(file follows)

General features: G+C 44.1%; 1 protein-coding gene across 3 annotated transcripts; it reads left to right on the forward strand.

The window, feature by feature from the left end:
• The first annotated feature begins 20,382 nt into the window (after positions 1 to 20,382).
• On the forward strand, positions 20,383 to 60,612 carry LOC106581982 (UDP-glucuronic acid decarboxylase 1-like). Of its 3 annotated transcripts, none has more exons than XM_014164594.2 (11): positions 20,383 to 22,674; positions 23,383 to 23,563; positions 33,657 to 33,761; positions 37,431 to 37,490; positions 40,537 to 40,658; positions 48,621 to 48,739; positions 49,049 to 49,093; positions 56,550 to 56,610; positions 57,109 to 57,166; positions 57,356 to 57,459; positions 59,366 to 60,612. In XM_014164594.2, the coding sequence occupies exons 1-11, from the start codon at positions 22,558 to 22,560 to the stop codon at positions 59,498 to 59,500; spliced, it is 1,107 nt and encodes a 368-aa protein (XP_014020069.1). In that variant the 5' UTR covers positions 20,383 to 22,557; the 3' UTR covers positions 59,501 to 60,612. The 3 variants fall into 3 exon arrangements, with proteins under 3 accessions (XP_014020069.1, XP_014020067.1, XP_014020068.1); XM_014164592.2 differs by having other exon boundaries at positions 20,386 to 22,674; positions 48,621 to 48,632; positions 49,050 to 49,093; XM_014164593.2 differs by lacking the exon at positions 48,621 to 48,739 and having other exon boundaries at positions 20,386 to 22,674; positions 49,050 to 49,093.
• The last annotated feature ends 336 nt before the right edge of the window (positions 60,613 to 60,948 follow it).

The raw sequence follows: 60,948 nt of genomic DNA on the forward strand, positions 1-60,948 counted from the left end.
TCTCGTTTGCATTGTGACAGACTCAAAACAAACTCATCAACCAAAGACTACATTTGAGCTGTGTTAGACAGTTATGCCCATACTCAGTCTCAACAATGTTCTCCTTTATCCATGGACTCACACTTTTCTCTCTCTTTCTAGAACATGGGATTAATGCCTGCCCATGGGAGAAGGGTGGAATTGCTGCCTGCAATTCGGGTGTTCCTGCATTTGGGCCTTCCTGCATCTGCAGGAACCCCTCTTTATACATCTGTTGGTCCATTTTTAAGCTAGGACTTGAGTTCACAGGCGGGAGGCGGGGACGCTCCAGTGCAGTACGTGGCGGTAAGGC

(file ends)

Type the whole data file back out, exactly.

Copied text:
General features: G+C 44.1%; 1 protein-coding gene across 3 annotated transcripts; it reads left to right on the forward strand.

The window, feature by feature from the left end:
• The first annotated feature begins 20,382 nt into the window (after positions 1 to 20,382).
• On the forward strand, positions 20,383 to 60,612 carry LOC106581982 (UDP-glucuronic acid decarboxylase 1-like). Of its 3 annotated transcripts, none has more exons than XM_014164594.2 (11): positions 20,383 to 22,674; positions 23,383 to 23,563; positions 33,657 to 33,761; positions 37,431 to 37,490; positions 40,537 to 40,658; positions 48,621 to 48,739; positions 49,049 to 49,093; positions 56,550 to 56,610; positions 57,109 to 57,166; positions 57,356 to 57,459; positions 59,366 to 60,612. In XM_014164594.2, the coding sequence occupies exons 1-11, from the start codon at positions 22,558 to 22,560 to the stop codon at positions 59,498 to 59,500; spliced, it is 1,107 nt and encodes a 368-aa protein (XP_014020069.1). In that variant the 5' UTR covers positions 20,383 to 22,557; the 3' UTR covers positions 59,501 to 60,612. The 3 variants fall into 3 exon arrangements, with proteins under 3 accessions (XP_014020069.1, XP_014020067.1, XP_014020068.1); XM_014164592.2 differs by having other exon boundaries at positions 20,386 to 22,674; positions 48,621 to 48,632; positions 49,050 to 49,093; XM_014164593.2 differs by lacking the exon at positions 48,621 to 48,739 and having other exon boundaries at positions 20,386 to 22,674; positions 49,050 to 49,093.
• The last annotated feature ends 336 nt before the right edge of the window (positions 60,613 to 60,948 follow it).

The raw sequence follows: 60,948 nt of genomic DNA on the forward strand, positions 1-60,948 counted from the left end.
TCTCGTTTGCATTGTGACAGACTCAAAACAAACTCATCAACCAAAGACTACATTTGAGCTGTGTTAGACAGTTATGCCCATACTCAGTCTCAACAATGTTCTCCTTTATCCATGGACTCACACTTTTCTCTCTCTTTCTAGAACATGGGATTAATGCCTGCCCATGGGAGAAGGGTGGAATTGCTGCCTGCAATTCGGGTGTTCCTGCATTTGGGCCTTCCTGCATCTGCAGGAACCCCTCTTTATACATCTGTTGGTCCATTTTTAAGCTAGGACTTGAGTTCACAGGCGGGAGGCGGGGACGCTCCAGTGCAGTACGTGGCGGTAAGGC